was discontinued. Fast forward to 2011, and Yazoo worked to revive the amber recipe a full 15 years after the final bottling and 57 years after the last time it was produced in Nashville.


From the Brewer:   

Check out a piece of Nashville brewing history! Gerst Brewery was the original Nashville brewery, but never recovered after prohibition. We're excited to partner with the Chandler family, owners of the Gerst Haus restaurant, to bring this beer back right where it belongs... Nashville, Tennessee. This is a very clean beer, with mostly German malts and a hint of flaked maize, remaining as true as possible to the original Gerst recipe. Fermented on the cool side with our house ale yeast, around 62 F for primary fermentation. The cool temperature restrains the yeast, so that the beer is very clean, with a slight ester that we think pairs up well with the caramel flavors from the Cara 20 malt. So it's an ale, but with the clean character of a typical lager, and without the slight sulfuric notes some lager yeasts give.

My Take:   

One of my favorite everyday beers, as evidenced by the volume of check-ins on my Untappd account, where I am solidly in first place for this beer. There are more highly rated Yazoo beers, but you can't beat the history on this one. Pours a very clear amber color with a nice off-white head that lingers and moderate carbonation. Aroma and flavor is grains, caramel, toasty bread, biscuit, and a bit of fruit. Fairly light body and good mouthfeel. Very well balanced.


Other beers to try from Yazoo:   

So many to pick from... Sue (GABF winning smoked porter), Hefeweisen (WBC winner), Dos Perros (Mexican brown... Yazoo's flagship beer), Preservation Ale (annual wet hop pale, with hops picked from the local hop farm), Pale Ale, Sly Rye Porter, Hop Project (rotating hop IPA series...  currently on the 74th iteration), Hap and Harry's Tennessee Lager, Hap and Harry's Tennessee Ale and seasonals (Rye Saison, Fall Lager, Onward Stout). Oh, and if you're like me, you have a bottle of Fortuitous in your cellar. Yazoo has also spent the last year or so starting their very successful sour series (Fortuitous was the first bottled sour), and many times have a beer from the series on tap at the taproom, as well as occasional cask ales.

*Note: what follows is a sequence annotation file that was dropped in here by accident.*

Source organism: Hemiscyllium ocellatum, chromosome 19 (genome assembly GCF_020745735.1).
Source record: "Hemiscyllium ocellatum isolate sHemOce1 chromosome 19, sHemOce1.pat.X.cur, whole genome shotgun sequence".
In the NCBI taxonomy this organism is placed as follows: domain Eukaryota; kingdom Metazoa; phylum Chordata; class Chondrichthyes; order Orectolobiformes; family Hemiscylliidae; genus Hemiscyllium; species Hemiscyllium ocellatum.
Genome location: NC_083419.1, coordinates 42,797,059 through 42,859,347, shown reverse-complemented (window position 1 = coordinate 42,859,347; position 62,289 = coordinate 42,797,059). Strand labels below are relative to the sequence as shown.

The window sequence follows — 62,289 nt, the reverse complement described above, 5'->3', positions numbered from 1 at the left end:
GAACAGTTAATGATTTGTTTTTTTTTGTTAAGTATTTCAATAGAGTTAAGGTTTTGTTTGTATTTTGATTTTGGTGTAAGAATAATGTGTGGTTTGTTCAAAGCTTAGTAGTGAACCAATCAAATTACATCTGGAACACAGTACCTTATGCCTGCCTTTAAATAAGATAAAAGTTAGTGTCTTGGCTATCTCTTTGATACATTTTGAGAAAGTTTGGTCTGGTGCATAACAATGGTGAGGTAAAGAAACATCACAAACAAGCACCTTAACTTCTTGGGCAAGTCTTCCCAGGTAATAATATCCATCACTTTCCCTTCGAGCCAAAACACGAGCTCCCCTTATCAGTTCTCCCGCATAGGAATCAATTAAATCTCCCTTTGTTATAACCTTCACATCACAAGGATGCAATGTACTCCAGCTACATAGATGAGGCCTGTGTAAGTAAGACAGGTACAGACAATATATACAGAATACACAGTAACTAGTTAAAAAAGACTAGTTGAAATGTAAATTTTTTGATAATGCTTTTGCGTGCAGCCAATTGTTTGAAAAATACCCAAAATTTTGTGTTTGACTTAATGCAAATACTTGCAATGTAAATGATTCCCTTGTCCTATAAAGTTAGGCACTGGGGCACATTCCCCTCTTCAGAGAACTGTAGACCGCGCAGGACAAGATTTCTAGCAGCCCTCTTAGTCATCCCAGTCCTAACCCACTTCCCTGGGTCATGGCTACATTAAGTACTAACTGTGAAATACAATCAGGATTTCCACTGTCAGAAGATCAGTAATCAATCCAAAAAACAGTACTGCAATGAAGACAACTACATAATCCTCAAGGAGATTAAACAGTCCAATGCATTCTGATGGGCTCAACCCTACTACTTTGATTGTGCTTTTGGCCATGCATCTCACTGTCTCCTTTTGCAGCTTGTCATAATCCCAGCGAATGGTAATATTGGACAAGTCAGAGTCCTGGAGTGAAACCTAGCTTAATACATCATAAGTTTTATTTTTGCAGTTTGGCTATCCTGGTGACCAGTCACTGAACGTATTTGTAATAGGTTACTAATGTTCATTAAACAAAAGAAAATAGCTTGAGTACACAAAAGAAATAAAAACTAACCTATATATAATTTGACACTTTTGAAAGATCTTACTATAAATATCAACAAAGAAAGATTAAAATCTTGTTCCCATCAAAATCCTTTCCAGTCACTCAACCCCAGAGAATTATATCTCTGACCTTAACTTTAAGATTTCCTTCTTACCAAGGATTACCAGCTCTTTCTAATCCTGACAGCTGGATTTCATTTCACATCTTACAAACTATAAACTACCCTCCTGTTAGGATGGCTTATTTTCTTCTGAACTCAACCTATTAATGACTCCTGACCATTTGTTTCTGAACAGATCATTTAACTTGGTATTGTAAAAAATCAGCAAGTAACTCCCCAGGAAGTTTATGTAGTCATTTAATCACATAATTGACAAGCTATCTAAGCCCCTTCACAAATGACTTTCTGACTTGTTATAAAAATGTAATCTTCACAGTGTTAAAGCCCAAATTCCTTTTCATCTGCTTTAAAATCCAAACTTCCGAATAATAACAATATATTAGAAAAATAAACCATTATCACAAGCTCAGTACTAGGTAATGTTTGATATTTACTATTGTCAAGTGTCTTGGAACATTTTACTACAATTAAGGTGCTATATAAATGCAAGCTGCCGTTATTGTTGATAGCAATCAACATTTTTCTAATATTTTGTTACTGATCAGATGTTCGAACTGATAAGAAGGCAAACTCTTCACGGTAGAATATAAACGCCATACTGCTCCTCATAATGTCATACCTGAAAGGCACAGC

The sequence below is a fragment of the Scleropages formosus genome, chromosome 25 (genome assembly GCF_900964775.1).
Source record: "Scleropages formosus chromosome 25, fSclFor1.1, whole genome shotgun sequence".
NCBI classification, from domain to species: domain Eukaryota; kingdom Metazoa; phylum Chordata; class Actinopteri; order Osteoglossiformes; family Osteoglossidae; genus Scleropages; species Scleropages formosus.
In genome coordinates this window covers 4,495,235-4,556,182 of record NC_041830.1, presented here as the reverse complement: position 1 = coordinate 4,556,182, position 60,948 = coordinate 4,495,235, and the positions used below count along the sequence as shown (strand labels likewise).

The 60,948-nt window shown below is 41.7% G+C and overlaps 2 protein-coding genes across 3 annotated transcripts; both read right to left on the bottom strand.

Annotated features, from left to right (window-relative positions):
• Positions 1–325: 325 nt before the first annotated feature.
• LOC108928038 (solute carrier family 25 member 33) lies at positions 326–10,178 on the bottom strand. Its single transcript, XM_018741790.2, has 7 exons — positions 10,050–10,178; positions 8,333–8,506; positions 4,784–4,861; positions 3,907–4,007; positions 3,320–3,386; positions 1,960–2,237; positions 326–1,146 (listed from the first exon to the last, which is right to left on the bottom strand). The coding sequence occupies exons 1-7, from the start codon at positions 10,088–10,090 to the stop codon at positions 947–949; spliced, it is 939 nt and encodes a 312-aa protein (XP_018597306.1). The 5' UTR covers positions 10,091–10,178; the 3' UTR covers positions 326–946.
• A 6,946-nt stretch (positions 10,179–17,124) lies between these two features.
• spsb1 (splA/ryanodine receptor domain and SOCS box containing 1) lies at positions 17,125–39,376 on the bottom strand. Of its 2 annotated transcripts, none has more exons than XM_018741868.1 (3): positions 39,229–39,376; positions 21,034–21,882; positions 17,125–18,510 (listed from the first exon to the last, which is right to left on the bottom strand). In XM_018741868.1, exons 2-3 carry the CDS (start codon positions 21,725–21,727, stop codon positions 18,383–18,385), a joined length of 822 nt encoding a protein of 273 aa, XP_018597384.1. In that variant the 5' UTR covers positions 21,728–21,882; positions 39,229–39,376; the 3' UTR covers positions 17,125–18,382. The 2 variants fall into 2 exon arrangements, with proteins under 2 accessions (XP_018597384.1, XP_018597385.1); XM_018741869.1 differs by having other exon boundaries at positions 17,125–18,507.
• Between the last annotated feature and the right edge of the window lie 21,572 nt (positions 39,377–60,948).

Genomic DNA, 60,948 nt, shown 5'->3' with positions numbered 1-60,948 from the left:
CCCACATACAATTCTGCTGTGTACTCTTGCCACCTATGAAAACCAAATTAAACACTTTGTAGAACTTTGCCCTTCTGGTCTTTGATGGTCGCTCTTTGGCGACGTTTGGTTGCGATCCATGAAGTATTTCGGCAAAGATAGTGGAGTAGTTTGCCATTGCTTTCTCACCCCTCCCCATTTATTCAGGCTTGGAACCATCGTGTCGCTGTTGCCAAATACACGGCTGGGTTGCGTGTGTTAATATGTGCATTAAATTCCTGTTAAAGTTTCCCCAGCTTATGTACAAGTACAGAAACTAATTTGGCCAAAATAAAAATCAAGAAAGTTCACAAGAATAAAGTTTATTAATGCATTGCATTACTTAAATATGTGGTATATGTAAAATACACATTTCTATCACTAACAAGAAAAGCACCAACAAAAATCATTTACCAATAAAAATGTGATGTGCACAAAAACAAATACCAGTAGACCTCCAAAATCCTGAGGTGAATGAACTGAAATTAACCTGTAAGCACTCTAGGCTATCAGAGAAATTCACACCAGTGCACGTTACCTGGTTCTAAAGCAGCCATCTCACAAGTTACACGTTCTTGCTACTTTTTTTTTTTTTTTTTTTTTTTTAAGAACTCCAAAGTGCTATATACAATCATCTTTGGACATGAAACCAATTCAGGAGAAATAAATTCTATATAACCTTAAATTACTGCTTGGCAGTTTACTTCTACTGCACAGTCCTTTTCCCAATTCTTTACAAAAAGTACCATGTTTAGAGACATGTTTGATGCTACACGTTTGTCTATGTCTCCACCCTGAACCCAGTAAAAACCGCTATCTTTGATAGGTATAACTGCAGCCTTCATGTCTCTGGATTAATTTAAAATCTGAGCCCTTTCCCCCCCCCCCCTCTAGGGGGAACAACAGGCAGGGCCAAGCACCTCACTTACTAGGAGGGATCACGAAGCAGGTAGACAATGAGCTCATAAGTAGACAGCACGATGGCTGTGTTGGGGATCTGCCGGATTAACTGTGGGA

Resources:

http://yazoobrew.com/home.html
http://blogspot.yazoobrew.com
http://www.amazon.com/Nashville-Brewing-TN-Images-America/dp/0738543470







[ok, I kind of cheated here...  I wanted to include Jackalope, but their canning doesn't start for another month or so.  They did, however, have a limited bottle release last week, so I made a hybrid entry to fit them into the six-pack. Ongoing, after the beers are on the shelf in cans, I recommend Bearwalker, but I wanted to also present a beer that is available now initially, albeit in a limited, and likely hard to get, release, until the time that the standard beers are available on the market. Thus, I'll profile both beers. Plus it gave me the opportunity to head over to the brewery to get the bottle, which in turn resulted in discussing with Bailey and Steve the latest goings-on. Win-win... ;) ]


The Brewery